West Nile Virus Viremia in Eastern Chipmunks (Tamias striatus) Sufficient for Infecting Different Mosquitoes

Date
2007-01-01
Authors
Platt, Kenneth
Tucker, Bradley
Halbur, Patrick
Tiawsirisup, Sonthaya
Blitvich, Bradley
Fabiosa, Flor
Bartholomay, Lyric
Rowley, Wayne
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Abstract

In eastern chipmunks (Tamias striatus) inoculated intramuscularly with 101.5 to 105.7 PFU of West Nile virus (WNV), serum titers developed sufficient to infect Aedes triseriatus (Say), Ae. vexans (Meigen), andCulex pipiens (L.). Mean titers (95% confidence interval) of 8 chipmunks were 103.9(3.3–4.5), 106.7(6.4–7.0), and 105.8(4.1–7.5) PFU/mL on days 1–3 postinoculation (p.i.) and 105.8 PFU/mL in 1 chipmunk on day 4 p.i. Mean estimated days that WNV titers were >104.8 and >105.6 were 1.7 (1.1–2.3) and 1.4 (1.0–1.6). The longest period of viremia >104.8 PFU/mL was 3–4 days. WNV antigen was detected in the small intestine of 2 chipmunks and the kidneys of 4 chipmunks by immunohistochemistry. WNV also was detected in urine, saliva, and feces of some chipmunks. These data suggest chipmunks might play a role in enzootic WNV cycles and be an amplifying host for mosquitoes that could infect humans.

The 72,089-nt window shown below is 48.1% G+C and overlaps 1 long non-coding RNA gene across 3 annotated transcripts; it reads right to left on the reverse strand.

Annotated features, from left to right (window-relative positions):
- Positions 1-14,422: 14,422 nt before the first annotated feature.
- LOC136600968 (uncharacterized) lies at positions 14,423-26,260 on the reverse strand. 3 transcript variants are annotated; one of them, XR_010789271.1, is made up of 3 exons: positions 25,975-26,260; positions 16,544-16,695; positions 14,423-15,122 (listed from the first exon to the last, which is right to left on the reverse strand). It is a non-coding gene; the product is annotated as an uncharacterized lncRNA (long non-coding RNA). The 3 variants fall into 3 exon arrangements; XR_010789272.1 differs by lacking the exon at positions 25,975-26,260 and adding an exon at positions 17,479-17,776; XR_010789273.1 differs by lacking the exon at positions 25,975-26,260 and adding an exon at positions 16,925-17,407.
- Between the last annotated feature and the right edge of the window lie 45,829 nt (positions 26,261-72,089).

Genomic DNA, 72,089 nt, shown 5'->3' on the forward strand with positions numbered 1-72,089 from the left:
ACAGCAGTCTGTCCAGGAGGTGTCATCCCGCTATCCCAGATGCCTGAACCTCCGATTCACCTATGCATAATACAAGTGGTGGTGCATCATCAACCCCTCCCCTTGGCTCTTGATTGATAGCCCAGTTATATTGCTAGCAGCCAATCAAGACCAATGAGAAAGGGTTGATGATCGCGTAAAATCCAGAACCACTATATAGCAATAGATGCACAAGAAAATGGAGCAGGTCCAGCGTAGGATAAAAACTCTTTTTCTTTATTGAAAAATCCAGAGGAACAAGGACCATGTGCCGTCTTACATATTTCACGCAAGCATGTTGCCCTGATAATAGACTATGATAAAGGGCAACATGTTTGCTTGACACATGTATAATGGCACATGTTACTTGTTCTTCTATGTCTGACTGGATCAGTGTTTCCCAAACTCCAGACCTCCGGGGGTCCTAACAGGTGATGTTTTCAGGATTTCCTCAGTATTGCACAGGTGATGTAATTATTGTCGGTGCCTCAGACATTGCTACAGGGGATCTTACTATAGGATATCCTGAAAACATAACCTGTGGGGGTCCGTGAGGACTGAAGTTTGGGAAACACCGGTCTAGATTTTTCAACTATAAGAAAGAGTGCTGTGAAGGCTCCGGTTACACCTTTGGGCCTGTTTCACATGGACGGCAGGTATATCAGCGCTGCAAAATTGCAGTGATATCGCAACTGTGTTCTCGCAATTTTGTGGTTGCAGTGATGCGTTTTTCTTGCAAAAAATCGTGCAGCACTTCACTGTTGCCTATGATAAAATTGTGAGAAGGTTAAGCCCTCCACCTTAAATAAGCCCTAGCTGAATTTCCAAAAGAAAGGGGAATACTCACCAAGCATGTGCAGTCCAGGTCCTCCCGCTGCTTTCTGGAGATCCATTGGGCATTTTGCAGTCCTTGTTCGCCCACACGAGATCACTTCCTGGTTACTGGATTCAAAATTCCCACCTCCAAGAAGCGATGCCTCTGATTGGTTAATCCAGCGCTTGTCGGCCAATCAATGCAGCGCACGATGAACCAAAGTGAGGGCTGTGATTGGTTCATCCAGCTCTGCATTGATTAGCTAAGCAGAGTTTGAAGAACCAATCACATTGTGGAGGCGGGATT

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This article is from Emerging Infectious Diseases 13 (2007): 831, doi:10.3201/eid1306.061008

Keywords
West Nile virus, chipmunks, Aedes triseriatus, Aedes vexans, Culex pipiens, research
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